Monday, October 31, 2011

"Come, thou blessed of my Father!"

On this Feast of All Saints we come together as Church to honor not only the Saints that we know, but also all those known only to God, who no matter what their station or state in life, have lived manfully the gospel of Christ and now enjoy the blissful vision of God for ever in Heaven. It is certainly a day to rejoice and thank God for the many graces and crowns given to these holy men and women. To move ourselves to strive after the virtues that they expressed by their lives and to implore mercy from God through their powerful intercessions.
This solemn commemoration is an image of that eternal great feast which is continually celebrated in Heaven, where all the blessed praise and adore God's goodness and mercy. The perfection and greatness of these saints are entirely the work of His spirit within them.

We too, are called to this heavenly banquet, to one day, after a faithful life, be called blessed by God and given that name known only to Him alone.

We are reminded in the document Lumen Gentium, Chapter 5, the Universal Call to Holiness:

Thus it is evident to everyone, that all the faithful of Christ of whatever rank or status, are called to the fullness of the Christian life and to the perfection of charity; by this holiness as such a more human manner of living is promoted in this earthly society. In order that the faithful may reach this perfection, they must use their strength accordingly as they have received it, as a gift from Christ. They must follow in His footsteps and conform themselves to His image seeking the will of the Father in all things. They must devote themselves with all their being to the glory of God and the service of their neighbor. In this way, the holiness of the People of God will grow into an abundant harvest of good, as is admirably shown by the life of so many saints in Church history.”

As we attend Mass on this great Feast, let us be thankful for the praise offered to God by the lives of His saints, and pray that we too may one day join them forever seeing God face to face.

Tuesday, October 25, 2011

THE HOLY SEE AND LIBYA AFTER THE DEATH OF COLONEL GADAFFI

Considering the events of the past week regarding the death of Colonel Gadaffi and all of the secular publicity, I thought it would be helpful to post this message from the Vatican, in case you have not seen this.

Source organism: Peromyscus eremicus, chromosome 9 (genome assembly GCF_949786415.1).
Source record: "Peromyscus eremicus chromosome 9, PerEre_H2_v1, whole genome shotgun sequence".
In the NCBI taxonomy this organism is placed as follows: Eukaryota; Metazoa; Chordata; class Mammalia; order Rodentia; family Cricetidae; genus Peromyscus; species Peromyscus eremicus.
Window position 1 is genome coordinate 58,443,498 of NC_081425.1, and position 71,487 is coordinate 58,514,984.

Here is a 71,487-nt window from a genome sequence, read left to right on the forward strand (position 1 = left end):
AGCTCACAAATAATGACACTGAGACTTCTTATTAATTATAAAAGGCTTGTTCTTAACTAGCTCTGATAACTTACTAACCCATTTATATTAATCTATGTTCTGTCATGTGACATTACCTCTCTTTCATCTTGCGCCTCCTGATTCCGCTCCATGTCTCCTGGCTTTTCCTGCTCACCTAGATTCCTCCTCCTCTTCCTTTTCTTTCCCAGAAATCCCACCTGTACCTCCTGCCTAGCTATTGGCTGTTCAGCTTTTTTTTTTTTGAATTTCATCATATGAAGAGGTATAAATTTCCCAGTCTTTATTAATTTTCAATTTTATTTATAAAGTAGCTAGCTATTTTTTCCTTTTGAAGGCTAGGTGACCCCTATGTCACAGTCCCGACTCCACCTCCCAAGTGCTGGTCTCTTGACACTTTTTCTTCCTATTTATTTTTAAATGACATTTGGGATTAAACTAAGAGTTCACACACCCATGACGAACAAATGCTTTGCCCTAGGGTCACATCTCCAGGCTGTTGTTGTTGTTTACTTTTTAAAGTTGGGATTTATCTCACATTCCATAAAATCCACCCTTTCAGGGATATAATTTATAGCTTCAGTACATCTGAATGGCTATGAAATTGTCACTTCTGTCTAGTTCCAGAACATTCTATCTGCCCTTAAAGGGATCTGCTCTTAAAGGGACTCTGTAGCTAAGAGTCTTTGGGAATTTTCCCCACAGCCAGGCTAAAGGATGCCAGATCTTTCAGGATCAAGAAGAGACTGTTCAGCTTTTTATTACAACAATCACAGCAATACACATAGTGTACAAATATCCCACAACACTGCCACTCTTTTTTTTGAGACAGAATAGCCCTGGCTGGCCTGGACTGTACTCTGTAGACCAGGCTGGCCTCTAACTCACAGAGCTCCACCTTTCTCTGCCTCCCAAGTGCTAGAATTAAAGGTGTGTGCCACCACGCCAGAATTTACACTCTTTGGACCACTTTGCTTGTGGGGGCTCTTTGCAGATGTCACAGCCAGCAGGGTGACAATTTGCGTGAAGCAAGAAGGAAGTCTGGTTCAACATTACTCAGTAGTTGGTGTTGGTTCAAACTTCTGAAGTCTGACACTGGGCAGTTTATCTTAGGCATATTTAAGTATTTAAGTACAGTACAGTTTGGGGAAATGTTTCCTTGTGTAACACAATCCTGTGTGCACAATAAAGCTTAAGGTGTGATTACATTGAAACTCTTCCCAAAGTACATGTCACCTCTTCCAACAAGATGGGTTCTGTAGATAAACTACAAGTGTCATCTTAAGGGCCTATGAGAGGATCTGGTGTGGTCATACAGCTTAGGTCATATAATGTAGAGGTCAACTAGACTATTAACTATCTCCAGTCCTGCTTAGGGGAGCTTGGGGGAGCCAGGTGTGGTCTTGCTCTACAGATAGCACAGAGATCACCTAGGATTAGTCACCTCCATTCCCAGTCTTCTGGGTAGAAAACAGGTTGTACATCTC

Let us pray for all the people of Libya!

"VATICAN CITY, 21 OCT 2011 (VIS) -  Given below is the text of an English-language note published yesterday  afternoon by the Holy See Press Office on the subject of the Holy See and  Libya following the death of Colonel Gadaffi.

  "The news of the death  of Colonel Muammar Gaddafi marks the end of a much too long and tragic phase  of a brutal struggle to bring down a harsh and oppressive regime.

  "This dramatic event  obliges us yet again to reflect on the immense toll of human suffering which  accompanies the affirmation and collapse of any system which is not based on  the respect and dignity of the human person, but rather on the prevailing  affirmation of power.

  "It is hoped now that  the Libyan people might be spared further violence due to a spirit of  revenge, and that the new leaders can undertake as soon possible efforts  necessary for bringing peace and rebuilding in a spirit of solidarity, based  on justice and the rule of law. May the international community also be  committed to generously helping in the rebuilding of the nation.

  "For its own part, the  small Catholic community will continue to offer its own witness and service  to all people, especially in the charitable and health fields. The Holy See  will assist the Libyan people with the instruments available to it in the  field of international relations with a spirit of promoting justice and  peace.

  "In this regard, it is  necessary to keep in mind that it is a constant practice that when the Holy  See establishes diplomatic relations, it recognises States and not  governments. For this reason the Holy See has not proceeded in establishing a  formal recognition of the National Transitional Council (CNT) as the  government of Libya.  Given that the CNT is now acting effectively as the government in Tripoli, the Holy See  considers it the legitimate representative of the Libyan people, in  conformity with international law.

  "The Holy See has  already had contacts with the new Libyan authorities. Firstly, the  Secretariat of State, which has the responsibility for the diplomatic  relations of the Holy See, has been in contact with the Libyan Embassy to the  Holy See following the political changes in Tripoli. During his recent participation at  the General Assembly of the United Nations, Archbishop Dominique Mamberti,  secretary for Relations with States, had the opportunity to speak to  Abdurrahman M. Shalgham, permanent representative of Libya to the  United Nations. More recently, Archbishop Tommaso Caputo, apostolic nuncio to  Libya, who is based in Malta, travelled to Tripoli for a three-day visit (from 2-4  October) in which he met Mahmoud Jibril, prime minister of the CNT. Archbishop  Caputo was also received by the minister for foreign affairs.